Panel seeks removal of immunity cover for MPs, legislators

The commission had endorsed the suggestion of the National Commission to Review the Working of the Constitution (NCRWC) and sought an amendment to Article 105 (2) of the Constitution to remove the immunity cover for MPs and an amendment to Article 194 (2) to effect the same in case of members of state legislatures.

“Freedom inside the House cannot be used by them to solicit or accept bribe, which is an offence under the criminal law of the country,” the Commission said quoting NCRWC. The cash-for-query scam involving MPs in the recent past had re-kindled the debate on “the unfair  immunity” enjoyed by them.

In a chapter “Legal framework for fighting corruption,” the Commission said public servants causing loss to the state by their corrupt acts should be asked to pay for it and be liable for damages. “This could be done by inserting a chapter in the Prevention of Corruption Act,” it said.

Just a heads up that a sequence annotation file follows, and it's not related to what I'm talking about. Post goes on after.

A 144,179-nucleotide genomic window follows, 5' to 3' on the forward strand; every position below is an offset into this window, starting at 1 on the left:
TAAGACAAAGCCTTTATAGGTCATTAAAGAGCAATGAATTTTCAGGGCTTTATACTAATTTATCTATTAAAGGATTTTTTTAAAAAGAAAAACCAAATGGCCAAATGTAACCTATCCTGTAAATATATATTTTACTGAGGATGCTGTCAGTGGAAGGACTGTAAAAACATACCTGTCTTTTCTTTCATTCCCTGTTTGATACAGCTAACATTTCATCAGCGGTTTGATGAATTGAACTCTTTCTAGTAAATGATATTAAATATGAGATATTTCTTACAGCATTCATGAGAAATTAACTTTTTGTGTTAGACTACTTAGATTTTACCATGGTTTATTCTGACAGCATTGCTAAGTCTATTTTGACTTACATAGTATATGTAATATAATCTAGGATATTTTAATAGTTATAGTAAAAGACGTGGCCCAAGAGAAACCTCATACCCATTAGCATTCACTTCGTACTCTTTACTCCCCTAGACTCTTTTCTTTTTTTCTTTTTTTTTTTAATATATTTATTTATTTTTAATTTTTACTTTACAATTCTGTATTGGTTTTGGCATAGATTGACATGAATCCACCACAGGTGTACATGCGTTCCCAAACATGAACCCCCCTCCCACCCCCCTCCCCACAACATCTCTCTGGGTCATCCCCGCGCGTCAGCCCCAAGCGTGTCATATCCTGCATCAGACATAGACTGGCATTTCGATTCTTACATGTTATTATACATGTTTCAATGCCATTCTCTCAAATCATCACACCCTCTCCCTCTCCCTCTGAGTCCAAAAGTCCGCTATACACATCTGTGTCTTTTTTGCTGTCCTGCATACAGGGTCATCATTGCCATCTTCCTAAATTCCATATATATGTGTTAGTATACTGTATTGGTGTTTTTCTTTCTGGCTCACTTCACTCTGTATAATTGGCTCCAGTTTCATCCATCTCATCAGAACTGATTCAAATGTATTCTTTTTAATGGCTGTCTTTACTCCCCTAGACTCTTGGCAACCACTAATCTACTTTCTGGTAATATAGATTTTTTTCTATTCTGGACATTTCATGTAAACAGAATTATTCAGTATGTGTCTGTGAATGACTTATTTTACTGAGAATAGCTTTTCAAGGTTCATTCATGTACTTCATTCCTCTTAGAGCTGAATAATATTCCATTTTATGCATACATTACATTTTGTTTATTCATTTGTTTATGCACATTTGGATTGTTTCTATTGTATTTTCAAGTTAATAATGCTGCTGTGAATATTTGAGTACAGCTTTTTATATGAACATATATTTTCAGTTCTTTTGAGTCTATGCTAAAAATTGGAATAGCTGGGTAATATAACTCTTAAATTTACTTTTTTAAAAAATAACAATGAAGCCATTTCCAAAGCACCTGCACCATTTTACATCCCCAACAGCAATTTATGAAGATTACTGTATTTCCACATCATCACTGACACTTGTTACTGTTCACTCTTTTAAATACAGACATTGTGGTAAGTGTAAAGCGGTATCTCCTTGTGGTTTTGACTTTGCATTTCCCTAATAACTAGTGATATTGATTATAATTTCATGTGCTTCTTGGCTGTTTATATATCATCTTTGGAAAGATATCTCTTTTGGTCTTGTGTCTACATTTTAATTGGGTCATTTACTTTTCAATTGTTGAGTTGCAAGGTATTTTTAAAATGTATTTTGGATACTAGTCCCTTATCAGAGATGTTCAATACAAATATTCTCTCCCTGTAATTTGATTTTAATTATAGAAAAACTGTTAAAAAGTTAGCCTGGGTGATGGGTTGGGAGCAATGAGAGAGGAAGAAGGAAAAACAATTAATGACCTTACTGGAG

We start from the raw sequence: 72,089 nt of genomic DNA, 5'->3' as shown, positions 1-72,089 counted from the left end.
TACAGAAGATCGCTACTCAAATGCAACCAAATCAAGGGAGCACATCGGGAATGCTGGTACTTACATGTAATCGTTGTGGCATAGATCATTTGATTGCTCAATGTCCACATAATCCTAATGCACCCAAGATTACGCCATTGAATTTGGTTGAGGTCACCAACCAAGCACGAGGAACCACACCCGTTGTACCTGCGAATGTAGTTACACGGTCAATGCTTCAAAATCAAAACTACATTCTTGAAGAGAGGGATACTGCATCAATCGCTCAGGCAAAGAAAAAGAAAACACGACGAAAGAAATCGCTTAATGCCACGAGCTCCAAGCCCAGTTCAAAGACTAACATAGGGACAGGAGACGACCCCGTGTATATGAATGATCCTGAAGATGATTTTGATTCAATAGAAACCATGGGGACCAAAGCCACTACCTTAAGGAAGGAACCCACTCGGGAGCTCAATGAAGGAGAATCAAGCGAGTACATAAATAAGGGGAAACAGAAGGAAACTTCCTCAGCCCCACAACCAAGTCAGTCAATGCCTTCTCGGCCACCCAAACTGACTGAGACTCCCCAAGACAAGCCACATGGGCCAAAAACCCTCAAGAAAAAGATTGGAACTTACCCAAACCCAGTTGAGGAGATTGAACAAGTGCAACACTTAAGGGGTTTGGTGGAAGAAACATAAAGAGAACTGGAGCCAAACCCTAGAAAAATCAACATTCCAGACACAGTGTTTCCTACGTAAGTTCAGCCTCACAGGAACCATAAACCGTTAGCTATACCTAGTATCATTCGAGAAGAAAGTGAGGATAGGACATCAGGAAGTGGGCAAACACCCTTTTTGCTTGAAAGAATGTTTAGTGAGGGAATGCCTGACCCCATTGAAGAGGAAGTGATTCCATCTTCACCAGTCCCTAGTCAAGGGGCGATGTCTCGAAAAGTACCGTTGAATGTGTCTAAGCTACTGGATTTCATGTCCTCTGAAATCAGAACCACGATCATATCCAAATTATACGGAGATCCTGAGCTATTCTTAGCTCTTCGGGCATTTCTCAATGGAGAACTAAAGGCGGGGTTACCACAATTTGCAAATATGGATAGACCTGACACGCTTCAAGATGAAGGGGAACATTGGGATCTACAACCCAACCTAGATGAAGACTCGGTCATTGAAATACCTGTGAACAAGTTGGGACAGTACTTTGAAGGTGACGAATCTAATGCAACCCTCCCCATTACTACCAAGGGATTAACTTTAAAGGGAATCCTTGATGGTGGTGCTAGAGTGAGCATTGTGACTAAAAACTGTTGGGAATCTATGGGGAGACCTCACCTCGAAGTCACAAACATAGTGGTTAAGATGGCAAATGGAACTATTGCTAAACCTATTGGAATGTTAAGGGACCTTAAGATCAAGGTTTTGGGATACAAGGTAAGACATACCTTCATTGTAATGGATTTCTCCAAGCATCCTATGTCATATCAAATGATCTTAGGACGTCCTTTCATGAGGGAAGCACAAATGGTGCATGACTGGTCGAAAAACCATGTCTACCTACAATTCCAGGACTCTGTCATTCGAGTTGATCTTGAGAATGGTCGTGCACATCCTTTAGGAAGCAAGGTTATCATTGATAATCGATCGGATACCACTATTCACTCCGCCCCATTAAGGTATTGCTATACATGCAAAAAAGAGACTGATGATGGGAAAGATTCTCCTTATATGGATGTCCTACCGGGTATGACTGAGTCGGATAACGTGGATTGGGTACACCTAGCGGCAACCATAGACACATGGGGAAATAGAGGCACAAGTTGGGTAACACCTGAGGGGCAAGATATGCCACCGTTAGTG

Recommending speedy trials in corruption cases, the panel said a legal provision needed to be introduced, fixing a time limit for the trial, by amending CrPC and corruption cases be held on a day-to-day basis with “no deviation permitted.”


It was also suggested that the Prevention of Corruption Act  be amended to include private sector providers of public utility services and non-governmental agencies receiving substantial funding. Corruption in the private sector, as of now, does not come under the purview of the Corruption Act.

Confiscation of assets of  a public servant by enacting  legislation is another major recommendation of the Commission. The Corrupt Servants (Forfeiture of  Property)  Bill as suggested by the Law commission should be enacted without any delay. The ARC had suggested protection for whistleblowers by ensuring confidentiality and protection from victimisation in career and measures to prevent bodily harm.

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